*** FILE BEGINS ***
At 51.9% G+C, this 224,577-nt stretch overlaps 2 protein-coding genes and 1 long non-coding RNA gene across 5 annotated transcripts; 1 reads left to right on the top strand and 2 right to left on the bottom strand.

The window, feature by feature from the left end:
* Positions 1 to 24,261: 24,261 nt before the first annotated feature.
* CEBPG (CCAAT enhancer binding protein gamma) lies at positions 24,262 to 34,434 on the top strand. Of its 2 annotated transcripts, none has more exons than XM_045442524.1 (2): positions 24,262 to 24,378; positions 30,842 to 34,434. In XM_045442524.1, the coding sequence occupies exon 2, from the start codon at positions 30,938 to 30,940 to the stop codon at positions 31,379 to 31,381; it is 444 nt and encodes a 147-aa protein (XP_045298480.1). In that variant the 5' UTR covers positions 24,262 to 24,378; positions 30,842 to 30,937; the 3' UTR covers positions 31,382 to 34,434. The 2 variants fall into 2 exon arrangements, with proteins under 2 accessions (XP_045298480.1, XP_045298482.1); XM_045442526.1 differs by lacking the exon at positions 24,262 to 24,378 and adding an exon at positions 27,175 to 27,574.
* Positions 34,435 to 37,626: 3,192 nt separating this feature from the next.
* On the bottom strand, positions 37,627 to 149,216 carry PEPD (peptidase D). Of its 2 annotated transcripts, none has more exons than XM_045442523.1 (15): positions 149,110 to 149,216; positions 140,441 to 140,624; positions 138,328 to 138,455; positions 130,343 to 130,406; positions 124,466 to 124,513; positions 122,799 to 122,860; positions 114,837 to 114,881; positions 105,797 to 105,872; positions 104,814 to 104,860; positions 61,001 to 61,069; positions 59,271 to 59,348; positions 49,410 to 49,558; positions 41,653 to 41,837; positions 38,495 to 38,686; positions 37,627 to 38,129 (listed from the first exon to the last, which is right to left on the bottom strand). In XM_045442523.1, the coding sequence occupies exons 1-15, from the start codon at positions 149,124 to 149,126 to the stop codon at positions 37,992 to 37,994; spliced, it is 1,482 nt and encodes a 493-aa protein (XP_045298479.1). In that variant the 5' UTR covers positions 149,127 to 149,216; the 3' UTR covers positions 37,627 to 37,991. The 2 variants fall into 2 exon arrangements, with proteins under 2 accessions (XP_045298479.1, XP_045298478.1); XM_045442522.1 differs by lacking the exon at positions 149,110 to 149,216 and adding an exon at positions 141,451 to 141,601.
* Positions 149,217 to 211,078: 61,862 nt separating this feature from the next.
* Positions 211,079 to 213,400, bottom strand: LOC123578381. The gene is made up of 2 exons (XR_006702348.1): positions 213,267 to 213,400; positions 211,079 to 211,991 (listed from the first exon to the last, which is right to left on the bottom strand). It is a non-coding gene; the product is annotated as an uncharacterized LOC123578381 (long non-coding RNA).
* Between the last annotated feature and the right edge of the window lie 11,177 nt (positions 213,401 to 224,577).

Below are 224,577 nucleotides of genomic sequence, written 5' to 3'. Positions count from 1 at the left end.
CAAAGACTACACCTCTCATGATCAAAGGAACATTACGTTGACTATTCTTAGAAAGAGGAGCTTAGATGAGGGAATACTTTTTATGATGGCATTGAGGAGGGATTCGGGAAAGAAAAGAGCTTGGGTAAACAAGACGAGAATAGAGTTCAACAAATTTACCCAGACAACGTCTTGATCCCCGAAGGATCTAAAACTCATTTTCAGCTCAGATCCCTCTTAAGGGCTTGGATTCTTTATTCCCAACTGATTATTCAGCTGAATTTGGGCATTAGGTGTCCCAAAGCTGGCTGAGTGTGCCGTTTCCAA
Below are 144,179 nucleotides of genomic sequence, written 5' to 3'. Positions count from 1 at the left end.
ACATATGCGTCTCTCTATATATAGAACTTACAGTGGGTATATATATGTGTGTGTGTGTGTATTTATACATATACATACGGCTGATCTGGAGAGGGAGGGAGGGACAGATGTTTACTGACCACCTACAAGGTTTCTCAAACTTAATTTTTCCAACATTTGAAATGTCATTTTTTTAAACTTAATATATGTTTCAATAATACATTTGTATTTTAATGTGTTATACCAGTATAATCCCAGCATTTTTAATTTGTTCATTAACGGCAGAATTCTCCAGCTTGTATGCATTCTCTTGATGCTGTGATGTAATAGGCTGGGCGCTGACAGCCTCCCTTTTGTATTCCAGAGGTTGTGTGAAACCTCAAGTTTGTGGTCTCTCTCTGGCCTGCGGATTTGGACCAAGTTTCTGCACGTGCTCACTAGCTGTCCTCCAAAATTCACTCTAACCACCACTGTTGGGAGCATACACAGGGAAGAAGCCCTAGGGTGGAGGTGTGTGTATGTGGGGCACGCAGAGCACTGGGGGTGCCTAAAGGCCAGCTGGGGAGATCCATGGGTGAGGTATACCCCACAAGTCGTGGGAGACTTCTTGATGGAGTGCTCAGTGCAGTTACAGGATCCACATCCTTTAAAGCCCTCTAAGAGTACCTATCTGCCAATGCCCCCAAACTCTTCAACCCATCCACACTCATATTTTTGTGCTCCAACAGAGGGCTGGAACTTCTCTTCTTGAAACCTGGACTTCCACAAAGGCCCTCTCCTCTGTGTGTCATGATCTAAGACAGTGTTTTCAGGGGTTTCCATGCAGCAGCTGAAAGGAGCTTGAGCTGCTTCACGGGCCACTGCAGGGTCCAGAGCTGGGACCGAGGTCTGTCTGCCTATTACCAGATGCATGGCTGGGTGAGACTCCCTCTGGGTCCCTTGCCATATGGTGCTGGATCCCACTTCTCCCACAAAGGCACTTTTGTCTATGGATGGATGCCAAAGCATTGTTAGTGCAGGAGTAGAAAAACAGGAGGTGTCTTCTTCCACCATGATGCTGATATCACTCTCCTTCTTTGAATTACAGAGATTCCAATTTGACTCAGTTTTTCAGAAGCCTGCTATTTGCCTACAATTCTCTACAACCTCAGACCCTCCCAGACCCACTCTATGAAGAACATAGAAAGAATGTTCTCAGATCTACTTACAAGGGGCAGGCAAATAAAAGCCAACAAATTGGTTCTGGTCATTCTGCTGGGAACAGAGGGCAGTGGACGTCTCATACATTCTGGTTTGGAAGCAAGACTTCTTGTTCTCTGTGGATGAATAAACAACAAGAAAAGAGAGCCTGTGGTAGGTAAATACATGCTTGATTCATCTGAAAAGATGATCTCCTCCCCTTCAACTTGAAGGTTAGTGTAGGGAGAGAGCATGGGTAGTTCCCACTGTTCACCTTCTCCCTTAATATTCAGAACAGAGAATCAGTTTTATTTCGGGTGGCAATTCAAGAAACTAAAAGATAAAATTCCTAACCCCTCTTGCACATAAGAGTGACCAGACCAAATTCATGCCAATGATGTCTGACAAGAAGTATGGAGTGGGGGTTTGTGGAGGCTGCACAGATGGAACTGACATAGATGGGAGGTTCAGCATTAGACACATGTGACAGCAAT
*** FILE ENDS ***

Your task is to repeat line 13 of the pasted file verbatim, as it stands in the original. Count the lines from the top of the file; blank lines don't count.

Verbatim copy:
ACATATGCGTCTCTCTATATATAGAACTTACAGTGGGTATATATATGTGTGTGTGTGTGTATTTATACATATACATACGGCTGATCTGGAGAGGGAGGGAGGGACAGATGTTTACTGACCACCTACAAGGTTTCTCAAACTTAATTTTTCCAACATTTGAAATGTCATTTTTTTAAACTTAATATATGTTTCAATAATACATTTGTATTTTAATGTGTTATACCAGTATAATCCCAGCATTTTTAATTTGTTCATTAACGGCAGAATTCTCCAGCTTGTATGCATTCTCTTGATGCTGTGATGTAATAGGCTGGGCGCTGACAGCCTCCCTTTTGTATTCCAGAGGTTGTGTGAAACCTCAAGTTTGTGGTCTCTCTCTGGCCTGCGGATTTGGACCAAGTTTCTGCACGTGCTCACTAGCTGTCCTCCAAAATTCACTCTAACCACCACTGTTGGGAGCATACACAGGGAAGAAGCCCTAGGGTGGAGGTGTGTGTATGTGGGGCACGCAGAGCACTGGGGGTGCCTAAAGGCCAGCTGGGGAGATCCATGGGTGAGGTATACCCCACAAGTCGTGGGAGACTTCTTGATGGAGTGCTCAGTGCAGTTACAGGATCCACATCCTTTAAAGCCCTCTAAGAGTACCTATCTGCCAATGCCCCCAAACTCTTCAACCCATCCACACTCATATTTTTGTGCTCCAACAGAGGGCTGGAACTTCTCTTCTTGAAACCTGGACTTCCACAAAGGCCCTCTCCTCTGTGTGTCATGATCTAAGACAGTGTTTTCAGGGGTTTCCATGCAGCAGCTGAAAGGAGCTTGAGCTGCTTCACGGGCCACTGCAGGGTCCAGAGCTGGGACCGAGGTCTGTCTGCCTATTACCAGATGCATGGCTGGGTGAGACTCCCTCTGGGTCCCTTGCCATATGGTGCTGGATCCCACTTCTCCCACAAAGGCACTTTTGTCTATGGATGGATGCCAAAGCATTGTTAGTGCAGGAGTAGAAAAACAGGAGGTGTCTTCTTCCACCATGATGCTGATATCACTCTCCTTCTTTGAATTACAGAGATTCCAATTTGACTCAGTTTTTCAGAAGCCTGCTATTTGCCTACAATTCTCTACAACCTCAGACCCTCCCAGACCCACTCTATGAAGAACATAGAAAGAATGTTCTCAGATCTACTTACAAGGGGCAGGCAAATAAAAGCCAACAAATTGGTTCTGGTCATTCTGCTGGGAACAGAGGGCAGTGGACGTCTCATACATTCTGGTTTGGAAGCAAGACTTCTTGTTCTCTGTGGATGAATAAACAACAAGAAAAGAGAGCCTGTGGTAGGTAAATACATGCTTGATTCATCTGAAAAGATGATCTCCTCCCCTTCAACTTGAAGGTTAGTGTAGGGAGAGAGCATGGGTAGTTCCCACTGTTCACCTTCTCCCTTAATATTCAGAACAGAGAATCAGTTTTATTTCGGGTGGCAATTCAAGAAACTAAAAGATAAAATTCCTAACCCCTCTTGCACATAAGAGTGACCAGACCAAATTCATGCCAATGATGTCTGACAAGAAGTATGGAGTGGGGGTTTGTGGAGGCTGCACAGATGGAACTGACATAGATGGGAGGTTCAGCATTAGACACATGTGACAGCAAT